… and why does WordPress need one?

WordPress needs one so we do not have to reinvent the wheel every time we want to make a new plugin or theme. Every time we write code for WordPress when we could have used one of the existing PHP packages out there, we are essentially wasting our time. Allowing the use of third-party dependencies allows for much more rapid development and better security. So many security issues in WordPress plugins are the same ones showing up again and again.

What does this mean for you?

In the short run, for plugin developers, WordPress adopting a dependency manager will mean a huge opportunity for making WordPress specific plugins for all the existing PHP libraries out there. When this happens, we will see hundreds, if not thousands, of plugins that will just be WordPress wrappers around existing libraries. Some of these plugins will end up becoming very popular. So be ready if you are an upcoming plugin author!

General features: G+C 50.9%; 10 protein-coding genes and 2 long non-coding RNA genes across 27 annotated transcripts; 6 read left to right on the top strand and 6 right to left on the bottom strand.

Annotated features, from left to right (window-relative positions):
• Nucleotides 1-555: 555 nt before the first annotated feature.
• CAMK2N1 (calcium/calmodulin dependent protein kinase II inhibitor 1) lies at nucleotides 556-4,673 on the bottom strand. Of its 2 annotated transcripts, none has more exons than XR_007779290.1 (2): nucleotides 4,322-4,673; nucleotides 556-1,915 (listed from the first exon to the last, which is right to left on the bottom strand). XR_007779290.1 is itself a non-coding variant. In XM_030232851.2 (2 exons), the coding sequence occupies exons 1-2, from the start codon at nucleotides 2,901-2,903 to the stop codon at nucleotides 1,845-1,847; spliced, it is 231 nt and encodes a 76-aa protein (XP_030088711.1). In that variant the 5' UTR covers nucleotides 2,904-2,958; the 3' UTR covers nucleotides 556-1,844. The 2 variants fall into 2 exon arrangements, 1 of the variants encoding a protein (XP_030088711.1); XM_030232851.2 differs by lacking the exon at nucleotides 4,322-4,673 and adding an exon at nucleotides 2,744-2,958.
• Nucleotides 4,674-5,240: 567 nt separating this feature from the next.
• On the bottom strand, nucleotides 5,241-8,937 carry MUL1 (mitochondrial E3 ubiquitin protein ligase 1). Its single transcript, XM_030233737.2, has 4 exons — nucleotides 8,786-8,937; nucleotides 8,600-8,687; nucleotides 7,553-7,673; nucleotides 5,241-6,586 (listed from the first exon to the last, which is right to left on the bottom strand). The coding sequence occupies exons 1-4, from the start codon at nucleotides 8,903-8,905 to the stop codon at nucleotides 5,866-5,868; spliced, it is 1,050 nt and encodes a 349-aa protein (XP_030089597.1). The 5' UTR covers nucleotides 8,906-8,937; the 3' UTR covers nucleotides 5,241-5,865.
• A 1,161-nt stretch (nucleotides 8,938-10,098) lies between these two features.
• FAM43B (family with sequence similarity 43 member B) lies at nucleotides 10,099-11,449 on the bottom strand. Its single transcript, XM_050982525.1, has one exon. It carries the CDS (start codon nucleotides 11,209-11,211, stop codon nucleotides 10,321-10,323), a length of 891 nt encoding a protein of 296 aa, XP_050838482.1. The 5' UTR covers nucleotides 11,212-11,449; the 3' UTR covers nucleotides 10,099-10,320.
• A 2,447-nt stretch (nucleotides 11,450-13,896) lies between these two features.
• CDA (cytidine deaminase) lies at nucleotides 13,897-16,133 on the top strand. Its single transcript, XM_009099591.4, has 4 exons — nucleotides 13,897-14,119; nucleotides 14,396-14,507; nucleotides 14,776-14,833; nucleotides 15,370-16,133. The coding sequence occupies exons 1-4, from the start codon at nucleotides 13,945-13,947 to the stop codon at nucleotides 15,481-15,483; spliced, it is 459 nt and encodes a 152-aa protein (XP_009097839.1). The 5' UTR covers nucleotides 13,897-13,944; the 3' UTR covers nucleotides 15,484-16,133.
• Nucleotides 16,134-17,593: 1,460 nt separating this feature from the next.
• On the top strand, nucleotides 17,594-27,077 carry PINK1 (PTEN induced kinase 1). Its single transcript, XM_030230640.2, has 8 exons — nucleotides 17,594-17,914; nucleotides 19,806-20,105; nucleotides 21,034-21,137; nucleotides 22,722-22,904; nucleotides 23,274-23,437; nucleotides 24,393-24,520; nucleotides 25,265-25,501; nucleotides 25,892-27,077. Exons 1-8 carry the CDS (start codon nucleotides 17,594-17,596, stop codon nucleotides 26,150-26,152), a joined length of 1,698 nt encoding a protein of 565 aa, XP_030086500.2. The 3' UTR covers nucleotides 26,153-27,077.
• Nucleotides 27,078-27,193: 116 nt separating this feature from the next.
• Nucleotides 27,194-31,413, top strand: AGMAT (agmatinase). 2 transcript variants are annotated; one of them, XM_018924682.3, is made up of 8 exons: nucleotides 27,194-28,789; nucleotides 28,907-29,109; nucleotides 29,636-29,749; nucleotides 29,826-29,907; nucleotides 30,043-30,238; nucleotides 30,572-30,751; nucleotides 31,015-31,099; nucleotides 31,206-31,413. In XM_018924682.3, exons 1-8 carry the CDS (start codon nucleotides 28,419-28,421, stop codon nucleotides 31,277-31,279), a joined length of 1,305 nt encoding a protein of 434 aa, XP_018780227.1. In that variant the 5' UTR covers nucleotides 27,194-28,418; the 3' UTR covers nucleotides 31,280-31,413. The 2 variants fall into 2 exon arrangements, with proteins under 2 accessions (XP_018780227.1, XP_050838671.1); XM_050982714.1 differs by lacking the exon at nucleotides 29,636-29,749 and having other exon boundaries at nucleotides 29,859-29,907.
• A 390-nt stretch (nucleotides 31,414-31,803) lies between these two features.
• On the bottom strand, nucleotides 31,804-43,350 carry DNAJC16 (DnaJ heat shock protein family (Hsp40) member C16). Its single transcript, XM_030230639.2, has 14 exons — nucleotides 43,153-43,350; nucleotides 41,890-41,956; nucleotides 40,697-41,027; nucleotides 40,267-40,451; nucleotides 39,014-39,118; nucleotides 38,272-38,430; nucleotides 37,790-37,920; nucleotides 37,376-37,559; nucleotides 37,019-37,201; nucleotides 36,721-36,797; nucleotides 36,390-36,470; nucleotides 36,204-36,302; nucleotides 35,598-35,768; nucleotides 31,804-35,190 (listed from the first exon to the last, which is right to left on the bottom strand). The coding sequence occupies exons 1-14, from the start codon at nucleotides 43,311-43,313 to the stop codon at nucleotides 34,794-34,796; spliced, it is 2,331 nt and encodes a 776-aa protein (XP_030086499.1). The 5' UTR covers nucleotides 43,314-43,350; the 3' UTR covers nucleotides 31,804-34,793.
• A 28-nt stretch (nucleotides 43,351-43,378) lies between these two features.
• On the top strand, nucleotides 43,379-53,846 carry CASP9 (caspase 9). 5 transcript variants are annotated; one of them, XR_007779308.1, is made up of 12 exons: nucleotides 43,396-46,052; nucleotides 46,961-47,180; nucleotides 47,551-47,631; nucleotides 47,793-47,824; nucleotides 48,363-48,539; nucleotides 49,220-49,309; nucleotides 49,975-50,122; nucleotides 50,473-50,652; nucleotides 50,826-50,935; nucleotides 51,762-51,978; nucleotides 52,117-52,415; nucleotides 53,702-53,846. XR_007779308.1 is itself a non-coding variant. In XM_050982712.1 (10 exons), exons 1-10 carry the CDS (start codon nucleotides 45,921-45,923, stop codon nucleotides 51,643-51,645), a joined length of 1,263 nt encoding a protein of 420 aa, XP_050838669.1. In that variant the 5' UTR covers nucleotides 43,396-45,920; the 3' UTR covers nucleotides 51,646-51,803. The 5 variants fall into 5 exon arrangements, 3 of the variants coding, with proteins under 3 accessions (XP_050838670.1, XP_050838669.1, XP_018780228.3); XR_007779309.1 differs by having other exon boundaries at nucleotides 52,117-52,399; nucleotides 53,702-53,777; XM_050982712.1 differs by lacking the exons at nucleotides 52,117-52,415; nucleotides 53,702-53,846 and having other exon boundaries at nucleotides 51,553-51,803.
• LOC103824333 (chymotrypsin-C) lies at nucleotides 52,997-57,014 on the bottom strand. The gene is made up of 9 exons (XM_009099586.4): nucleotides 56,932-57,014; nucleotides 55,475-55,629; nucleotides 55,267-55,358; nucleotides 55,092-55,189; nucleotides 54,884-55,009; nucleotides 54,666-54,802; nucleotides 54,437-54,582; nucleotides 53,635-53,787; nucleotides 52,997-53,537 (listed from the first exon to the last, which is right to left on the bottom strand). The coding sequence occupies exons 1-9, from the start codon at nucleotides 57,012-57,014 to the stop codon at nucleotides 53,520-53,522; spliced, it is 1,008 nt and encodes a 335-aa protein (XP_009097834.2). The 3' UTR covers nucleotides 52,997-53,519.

WordPress developers will probably also have to deal with some sort of frontend dependency manager, since, with the WP REST API, a lot of things will be revolutionized on the frontend side of things. We will touch more on that in the next section.

WordPress Will Be “Just” a Backend

This is not my idea, but I am certain this is the way we are moving. With the WP REST API in core, WordPress will essentially be a backend, complete with user management and so forth, for your API-based web application. Themes are going to be JavaScript based and will communicate with WordPress through the API. Plugins will stay mainly PHP, with a dash of JavaScript, just as the backend itself will.